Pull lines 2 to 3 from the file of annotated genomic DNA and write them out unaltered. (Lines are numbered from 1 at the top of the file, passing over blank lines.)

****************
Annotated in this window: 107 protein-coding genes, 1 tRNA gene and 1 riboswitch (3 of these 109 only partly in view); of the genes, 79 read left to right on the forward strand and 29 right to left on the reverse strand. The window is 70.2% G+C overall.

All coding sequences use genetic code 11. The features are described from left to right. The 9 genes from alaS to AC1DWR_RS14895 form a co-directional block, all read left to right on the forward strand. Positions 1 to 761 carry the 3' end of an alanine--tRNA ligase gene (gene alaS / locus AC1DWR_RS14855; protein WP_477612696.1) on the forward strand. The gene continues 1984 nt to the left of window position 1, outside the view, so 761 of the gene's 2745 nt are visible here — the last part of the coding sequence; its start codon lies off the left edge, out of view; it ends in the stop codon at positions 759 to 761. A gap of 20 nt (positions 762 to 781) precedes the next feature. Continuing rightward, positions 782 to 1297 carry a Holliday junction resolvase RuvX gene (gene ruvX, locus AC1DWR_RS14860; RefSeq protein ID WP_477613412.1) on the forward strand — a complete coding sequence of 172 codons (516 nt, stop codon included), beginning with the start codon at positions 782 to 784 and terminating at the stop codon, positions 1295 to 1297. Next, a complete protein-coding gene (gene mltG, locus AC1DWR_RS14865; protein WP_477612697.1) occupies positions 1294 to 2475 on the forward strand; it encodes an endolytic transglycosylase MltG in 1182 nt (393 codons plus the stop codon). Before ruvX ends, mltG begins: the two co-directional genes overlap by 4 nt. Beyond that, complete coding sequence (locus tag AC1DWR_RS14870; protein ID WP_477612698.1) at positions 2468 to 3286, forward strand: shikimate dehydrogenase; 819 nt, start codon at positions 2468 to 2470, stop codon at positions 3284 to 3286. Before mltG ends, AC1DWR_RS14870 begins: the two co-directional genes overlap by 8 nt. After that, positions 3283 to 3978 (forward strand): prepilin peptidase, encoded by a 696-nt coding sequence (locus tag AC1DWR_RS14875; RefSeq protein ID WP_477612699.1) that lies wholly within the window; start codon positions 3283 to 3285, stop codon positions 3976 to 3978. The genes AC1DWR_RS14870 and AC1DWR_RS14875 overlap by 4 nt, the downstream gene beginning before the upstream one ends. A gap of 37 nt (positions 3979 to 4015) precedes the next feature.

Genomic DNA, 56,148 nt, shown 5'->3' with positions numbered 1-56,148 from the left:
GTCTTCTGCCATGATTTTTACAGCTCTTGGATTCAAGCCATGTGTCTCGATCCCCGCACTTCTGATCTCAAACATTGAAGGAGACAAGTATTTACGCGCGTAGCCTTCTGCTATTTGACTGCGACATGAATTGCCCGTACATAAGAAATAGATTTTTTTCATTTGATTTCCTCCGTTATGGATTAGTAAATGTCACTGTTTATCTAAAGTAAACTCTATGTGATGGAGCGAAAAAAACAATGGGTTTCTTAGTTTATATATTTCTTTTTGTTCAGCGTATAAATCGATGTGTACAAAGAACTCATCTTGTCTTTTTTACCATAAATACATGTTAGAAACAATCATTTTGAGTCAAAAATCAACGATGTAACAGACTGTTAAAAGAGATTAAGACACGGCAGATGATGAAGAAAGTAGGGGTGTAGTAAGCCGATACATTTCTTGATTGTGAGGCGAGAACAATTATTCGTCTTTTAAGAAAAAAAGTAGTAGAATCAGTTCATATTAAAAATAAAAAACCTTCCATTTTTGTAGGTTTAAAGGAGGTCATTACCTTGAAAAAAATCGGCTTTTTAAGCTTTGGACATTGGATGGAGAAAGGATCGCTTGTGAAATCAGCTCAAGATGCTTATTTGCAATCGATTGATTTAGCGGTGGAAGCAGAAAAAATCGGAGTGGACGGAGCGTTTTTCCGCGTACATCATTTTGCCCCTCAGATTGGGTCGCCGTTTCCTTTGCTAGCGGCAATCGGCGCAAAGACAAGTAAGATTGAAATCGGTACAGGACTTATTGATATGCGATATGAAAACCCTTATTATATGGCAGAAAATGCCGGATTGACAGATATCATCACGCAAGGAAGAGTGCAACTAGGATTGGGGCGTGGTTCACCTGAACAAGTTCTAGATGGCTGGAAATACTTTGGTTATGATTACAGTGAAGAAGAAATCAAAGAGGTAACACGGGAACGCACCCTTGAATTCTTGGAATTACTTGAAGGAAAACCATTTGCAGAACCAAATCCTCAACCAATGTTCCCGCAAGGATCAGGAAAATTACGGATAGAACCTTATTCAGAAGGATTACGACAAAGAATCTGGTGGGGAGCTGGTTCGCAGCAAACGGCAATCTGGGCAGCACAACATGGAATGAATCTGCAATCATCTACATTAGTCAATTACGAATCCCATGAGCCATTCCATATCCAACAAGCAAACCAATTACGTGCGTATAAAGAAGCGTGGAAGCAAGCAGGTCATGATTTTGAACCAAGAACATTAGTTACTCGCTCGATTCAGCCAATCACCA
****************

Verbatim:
All coding sequences use genetic code 11. The features are described from left to right. The 9 genes from alaS to AC1DWR_RS14895 form a co-directional block, all read left to right on the forward strand. Positions 1 to 761 carry the 3' end of an alanine--tRNA ligase gene (gene alaS / locus AC1DWR_RS14855; protein WP_477612696.1) on the forward strand. The gene continues 1984 nt to the left of window position 1, outside the view, so 761 of the gene's 2745 nt are visible here — the last part of the coding sequence; its start codon lies off the left edge, out of view; it ends in the stop codon at positions 759 to 761. A gap of 20 nt (positions 762 to 781) precedes the next feature. Continuing rightward, positions 782 to 1297 carry a Holliday junction resolvase RuvX gene (gene ruvX, locus AC1DWR_RS14860; RefSeq protein ID WP_477613412.1) on the forward strand — a complete coding sequence of 172 codons (516 nt, stop codon included), beginning with the start codon at positions 782 to 784 and terminating at the stop codon, positions 1295 to 1297. Next, a complete protein-coding gene (gene mltG, locus AC1DWR_RS14865; protein WP_477612697.1) occupies positions 1294 to 2475 on the forward strand; it encodes an endolytic transglycosylase MltG in 1182 nt (393 codons plus the stop codon). Before ruvX ends, mltG begins: the two co-directional genes overlap by 4 nt. Beyond that, complete coding sequence (locus tag AC1DWR_RS14870; protein ID WP_477612698.1) at positions 2468 to 3286, forward strand: shikimate dehydrogenase; 819 nt, start codon at positions 2468 to 2470, stop codon at positions 3284 to 3286. Before mltG ends, AC1DWR_RS14870 begins: the two co-directional genes overlap by 8 nt. After that, positions 3283 to 3978 (forward strand): prepilin peptidase, encoded by a 696-nt coding sequence (locus tag AC1DWR_RS14875; RefSeq protein ID WP_477612699.1) that lies wholly within the window; start codon positions 3283 to 3285, stop codon positions 3976 to 3978. The genes AC1DWR_RS14870 and AC1DWR_RS14875 overlap by 4 nt, the downstream gene beginning before the upstream one ends. A gap of 37 nt (positions 3979 to 4015) precedes the next feature.

Genomic DNA, 56,148 nt, shown 5'->3' with positions numbered 1-56,148 from the left: